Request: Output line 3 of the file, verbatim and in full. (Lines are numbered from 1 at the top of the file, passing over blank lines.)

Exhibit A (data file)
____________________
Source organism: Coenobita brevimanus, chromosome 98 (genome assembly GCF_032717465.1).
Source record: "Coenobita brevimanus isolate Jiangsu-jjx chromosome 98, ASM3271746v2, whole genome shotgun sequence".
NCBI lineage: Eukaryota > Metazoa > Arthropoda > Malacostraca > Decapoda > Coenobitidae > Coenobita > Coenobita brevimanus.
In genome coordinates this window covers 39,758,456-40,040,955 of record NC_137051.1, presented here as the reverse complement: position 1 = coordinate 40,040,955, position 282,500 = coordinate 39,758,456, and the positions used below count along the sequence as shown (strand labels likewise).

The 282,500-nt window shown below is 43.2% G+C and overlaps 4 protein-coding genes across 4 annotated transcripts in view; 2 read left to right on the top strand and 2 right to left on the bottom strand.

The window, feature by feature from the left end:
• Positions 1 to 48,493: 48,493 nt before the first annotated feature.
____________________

NCBI lineage: Eukaryota > Metazoa > Arthropoda > Malacostraca > Decapoda > Coenobitidae > Coenobita > Coenobita brevimanus.